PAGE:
Proposed legislation to secure insurance coverage for certain medical foods could eliminate coverage for others

November 19, 2009

By A. Wes Siegner, Jr. and Ricardo Carvajal  
Sen. Kerry has introduced the Medical Foods Equity Act of 2009 with the goal of securing insurance coverage for certain medical foods.  The legislation would secure coverage under federal insurance plans (e.g., Medicaid and Medicare), plans governed by the Employment Retirement Income Security Act (ERISA), and plans on the individual and group markets for the following types of food:

medically necessary food and food modified to be low protein that is  formulated to be consumed or administered under the supervision of a qualified medical provider, for the treatment of conditions as recommended by the Advisory Committee on Heritable Disorders in Newborns and Children (ACHDNC);

pharmacological doses of vitamins and amino acids used for the treatment of inborn errors of metabolism, for the treatment of conditions as recommended by the ACHDNC and as prescribed by a qualified medical provider.
The legislation defines “medically necessary food” in a manner that is generally consistent with the definition of "medical food" in section 5(b) of the Orphan Drug Act (21 U.S.C. § 360ee(b)(3)), and includes both “nutritionally modified counterparts of traditional foods” and “other forms of foods such as formulas, pills, capsules, and bars, so long as consumed or administered enterally.”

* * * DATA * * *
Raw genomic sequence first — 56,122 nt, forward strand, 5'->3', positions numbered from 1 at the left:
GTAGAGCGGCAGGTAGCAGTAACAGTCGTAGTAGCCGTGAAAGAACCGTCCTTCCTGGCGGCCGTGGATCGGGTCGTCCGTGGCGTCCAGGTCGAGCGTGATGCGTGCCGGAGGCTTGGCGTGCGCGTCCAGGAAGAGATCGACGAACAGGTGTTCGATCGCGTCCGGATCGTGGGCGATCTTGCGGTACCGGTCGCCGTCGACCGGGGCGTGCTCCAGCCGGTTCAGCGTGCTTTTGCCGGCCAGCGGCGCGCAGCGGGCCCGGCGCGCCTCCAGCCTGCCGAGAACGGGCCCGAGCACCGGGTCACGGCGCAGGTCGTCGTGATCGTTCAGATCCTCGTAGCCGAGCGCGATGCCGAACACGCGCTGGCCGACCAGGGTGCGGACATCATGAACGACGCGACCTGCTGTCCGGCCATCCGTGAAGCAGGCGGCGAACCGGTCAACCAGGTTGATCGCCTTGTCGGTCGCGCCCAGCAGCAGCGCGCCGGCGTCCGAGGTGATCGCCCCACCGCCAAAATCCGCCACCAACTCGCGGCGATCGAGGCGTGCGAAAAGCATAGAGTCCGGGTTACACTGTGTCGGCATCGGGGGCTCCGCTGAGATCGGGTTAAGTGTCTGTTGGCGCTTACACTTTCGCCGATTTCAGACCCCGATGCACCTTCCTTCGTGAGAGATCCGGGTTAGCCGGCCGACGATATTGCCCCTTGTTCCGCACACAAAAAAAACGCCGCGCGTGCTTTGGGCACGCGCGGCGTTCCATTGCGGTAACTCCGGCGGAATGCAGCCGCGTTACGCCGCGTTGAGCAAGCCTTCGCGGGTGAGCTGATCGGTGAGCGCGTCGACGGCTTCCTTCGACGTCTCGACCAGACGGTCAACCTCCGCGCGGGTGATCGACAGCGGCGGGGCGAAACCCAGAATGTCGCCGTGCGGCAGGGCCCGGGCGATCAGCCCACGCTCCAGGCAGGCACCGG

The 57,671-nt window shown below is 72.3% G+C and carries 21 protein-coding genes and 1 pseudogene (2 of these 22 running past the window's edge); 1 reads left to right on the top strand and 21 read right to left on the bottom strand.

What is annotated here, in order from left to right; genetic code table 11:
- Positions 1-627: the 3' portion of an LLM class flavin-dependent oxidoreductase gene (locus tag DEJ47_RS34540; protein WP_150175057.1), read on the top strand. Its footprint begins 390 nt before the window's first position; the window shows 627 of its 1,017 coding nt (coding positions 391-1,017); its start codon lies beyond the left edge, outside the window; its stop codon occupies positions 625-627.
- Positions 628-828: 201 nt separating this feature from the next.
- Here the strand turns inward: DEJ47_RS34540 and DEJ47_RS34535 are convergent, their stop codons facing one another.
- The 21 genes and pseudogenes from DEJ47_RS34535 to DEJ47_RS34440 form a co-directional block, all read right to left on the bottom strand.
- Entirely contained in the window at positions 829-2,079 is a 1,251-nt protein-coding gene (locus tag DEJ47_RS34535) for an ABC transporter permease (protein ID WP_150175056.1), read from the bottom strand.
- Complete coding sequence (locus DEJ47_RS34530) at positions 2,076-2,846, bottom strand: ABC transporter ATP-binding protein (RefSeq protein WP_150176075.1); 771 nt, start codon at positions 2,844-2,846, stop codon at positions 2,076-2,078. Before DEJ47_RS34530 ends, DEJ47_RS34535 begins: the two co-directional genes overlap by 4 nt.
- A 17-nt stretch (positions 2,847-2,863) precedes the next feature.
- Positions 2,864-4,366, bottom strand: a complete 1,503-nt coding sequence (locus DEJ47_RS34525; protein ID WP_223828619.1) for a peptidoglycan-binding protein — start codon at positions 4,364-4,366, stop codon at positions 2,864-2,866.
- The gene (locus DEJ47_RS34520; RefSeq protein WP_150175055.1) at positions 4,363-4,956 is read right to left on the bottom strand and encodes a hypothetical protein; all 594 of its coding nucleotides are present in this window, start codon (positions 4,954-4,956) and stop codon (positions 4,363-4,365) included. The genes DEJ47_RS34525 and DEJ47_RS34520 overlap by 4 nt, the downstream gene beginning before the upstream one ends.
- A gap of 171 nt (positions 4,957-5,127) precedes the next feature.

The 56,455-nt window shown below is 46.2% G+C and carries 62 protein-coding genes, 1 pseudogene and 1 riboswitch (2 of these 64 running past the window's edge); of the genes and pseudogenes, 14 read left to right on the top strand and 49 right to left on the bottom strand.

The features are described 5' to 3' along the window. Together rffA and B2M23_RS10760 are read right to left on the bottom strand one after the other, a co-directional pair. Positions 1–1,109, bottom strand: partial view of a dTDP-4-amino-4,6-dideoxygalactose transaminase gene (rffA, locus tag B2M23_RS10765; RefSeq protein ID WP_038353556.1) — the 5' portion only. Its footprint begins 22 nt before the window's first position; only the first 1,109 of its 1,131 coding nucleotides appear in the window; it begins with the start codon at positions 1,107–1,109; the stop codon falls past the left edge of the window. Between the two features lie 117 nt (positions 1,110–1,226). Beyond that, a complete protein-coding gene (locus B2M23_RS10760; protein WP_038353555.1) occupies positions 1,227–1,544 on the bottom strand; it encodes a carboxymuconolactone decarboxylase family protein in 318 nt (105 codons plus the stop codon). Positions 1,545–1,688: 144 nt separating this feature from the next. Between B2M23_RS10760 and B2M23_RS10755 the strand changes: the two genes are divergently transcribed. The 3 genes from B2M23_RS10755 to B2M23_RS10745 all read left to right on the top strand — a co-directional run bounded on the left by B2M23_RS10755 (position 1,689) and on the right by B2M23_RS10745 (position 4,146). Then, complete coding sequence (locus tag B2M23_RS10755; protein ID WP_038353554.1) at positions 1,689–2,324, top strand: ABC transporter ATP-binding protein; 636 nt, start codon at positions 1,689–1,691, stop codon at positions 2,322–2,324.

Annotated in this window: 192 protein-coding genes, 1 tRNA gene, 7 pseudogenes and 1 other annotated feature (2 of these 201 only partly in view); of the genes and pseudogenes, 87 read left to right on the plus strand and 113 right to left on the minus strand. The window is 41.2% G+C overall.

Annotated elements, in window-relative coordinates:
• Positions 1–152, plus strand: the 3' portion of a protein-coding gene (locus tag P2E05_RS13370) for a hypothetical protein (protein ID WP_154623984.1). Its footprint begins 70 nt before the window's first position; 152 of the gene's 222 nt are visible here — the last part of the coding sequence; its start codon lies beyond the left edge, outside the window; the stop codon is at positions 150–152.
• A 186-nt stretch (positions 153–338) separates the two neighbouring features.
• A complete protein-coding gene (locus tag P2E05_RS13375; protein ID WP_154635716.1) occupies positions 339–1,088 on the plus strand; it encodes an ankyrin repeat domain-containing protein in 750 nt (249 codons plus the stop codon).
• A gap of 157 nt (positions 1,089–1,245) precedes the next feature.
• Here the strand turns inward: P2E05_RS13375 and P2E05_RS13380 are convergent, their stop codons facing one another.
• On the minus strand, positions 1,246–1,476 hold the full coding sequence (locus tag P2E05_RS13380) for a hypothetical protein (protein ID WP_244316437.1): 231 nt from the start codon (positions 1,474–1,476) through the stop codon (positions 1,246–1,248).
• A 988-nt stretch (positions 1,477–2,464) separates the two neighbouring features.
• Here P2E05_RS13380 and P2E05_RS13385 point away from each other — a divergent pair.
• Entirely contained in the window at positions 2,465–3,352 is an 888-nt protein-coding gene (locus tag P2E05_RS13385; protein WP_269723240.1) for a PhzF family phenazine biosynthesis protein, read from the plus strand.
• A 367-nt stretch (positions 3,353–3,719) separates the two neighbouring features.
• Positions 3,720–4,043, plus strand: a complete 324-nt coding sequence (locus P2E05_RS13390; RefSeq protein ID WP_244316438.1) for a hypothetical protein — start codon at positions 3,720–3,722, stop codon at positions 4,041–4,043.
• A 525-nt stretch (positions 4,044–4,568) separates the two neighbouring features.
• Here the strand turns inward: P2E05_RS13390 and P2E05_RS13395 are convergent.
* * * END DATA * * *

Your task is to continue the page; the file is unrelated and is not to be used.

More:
As matters now stand, coverage of medical foods by insurance plans appears to be fairly widespread.  Although this proposed legislation would secure coverage for the types of medical foods that fall within its narrow scope, it could well have the effect of reducing existing coverage for other types of medical foods.  Whether efforts to broaden the scope of the legislation would be successful is open to question, given rumblings of discontent from FDA suggesting that the agency views the medical food category as ripe for a crackdown.

Categories: Foods